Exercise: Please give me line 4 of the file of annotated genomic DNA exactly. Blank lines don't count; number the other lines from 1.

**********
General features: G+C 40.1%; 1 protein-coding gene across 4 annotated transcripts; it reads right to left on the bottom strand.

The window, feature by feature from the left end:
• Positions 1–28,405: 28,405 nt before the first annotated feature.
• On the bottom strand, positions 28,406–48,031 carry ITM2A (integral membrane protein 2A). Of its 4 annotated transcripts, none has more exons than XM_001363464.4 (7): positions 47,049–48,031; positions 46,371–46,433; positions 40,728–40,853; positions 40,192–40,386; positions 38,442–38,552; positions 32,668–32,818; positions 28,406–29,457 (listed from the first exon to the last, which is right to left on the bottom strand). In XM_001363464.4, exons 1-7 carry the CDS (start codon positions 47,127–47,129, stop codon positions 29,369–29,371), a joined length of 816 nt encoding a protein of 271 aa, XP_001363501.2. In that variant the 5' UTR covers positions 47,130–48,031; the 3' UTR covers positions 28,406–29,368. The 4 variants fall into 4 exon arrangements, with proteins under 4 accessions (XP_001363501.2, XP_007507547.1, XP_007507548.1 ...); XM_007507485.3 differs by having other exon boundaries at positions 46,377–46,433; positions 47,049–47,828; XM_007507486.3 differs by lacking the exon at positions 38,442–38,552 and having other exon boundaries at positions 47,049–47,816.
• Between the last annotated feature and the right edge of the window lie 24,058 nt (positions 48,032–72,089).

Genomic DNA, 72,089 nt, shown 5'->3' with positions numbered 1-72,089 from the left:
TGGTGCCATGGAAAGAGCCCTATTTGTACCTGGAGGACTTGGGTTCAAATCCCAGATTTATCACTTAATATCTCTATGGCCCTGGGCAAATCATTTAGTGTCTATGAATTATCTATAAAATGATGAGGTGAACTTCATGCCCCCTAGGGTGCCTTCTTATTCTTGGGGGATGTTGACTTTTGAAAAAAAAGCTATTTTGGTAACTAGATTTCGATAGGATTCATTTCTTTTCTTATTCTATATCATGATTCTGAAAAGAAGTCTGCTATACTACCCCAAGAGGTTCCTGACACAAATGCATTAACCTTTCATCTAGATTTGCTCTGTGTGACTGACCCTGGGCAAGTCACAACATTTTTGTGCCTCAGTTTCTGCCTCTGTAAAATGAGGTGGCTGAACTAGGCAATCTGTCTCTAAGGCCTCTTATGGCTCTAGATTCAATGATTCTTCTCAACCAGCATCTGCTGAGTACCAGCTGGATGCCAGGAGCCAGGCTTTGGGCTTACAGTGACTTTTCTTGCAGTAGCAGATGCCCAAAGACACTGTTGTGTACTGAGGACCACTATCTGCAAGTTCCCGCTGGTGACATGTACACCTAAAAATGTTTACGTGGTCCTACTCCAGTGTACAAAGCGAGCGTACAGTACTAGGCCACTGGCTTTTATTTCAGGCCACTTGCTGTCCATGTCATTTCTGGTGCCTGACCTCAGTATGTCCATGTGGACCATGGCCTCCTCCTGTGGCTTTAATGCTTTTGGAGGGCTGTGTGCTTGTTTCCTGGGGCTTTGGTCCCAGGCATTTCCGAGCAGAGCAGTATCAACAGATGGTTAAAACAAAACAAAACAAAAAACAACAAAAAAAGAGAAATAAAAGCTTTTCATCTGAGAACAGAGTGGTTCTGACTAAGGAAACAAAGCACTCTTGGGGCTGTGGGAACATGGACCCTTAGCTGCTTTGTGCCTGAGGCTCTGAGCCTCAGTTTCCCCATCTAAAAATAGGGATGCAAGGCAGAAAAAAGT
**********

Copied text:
• On the bottom strand, positions 28,406–48,031 carry ITM2A (integral membrane protein 2A). Of its 4 annotated transcripts, none has more exons than XM_001363464.4 (7): positions 47,049–48,031; positions 46,371–46,433; positions 40,728–40,853; positions 40,192–40,386; positions 38,442–38,552; positions 32,668–32,818; positions 28,406–29,457 (listed from the first exon to the last, which is right to left on the bottom strand). In XM_001363464.4, exons 1-7 carry the CDS (start codon positions 47,127–47,129, stop codon positions 29,369–29,371), a joined length of 816 nt encoding a protein of 271 aa, XP_001363501.2. In that variant the 5' UTR covers positions 47,130–48,031; the 3' UTR covers positions 28,406–29,368. The 4 variants fall into 4 exon arrangements, with proteins under 4 accessions (XP_001363501.2, XP_007507547.1, XP_007507548.1 ...); XM_007507485.3 differs by having other exon boundaries at positions 46,377–46,433; positions 47,049–47,828; XM_007507486.3 differs by lacking the exon at positions 38,442–38,552 and having other exon boundaries at positions 47,049–47,816.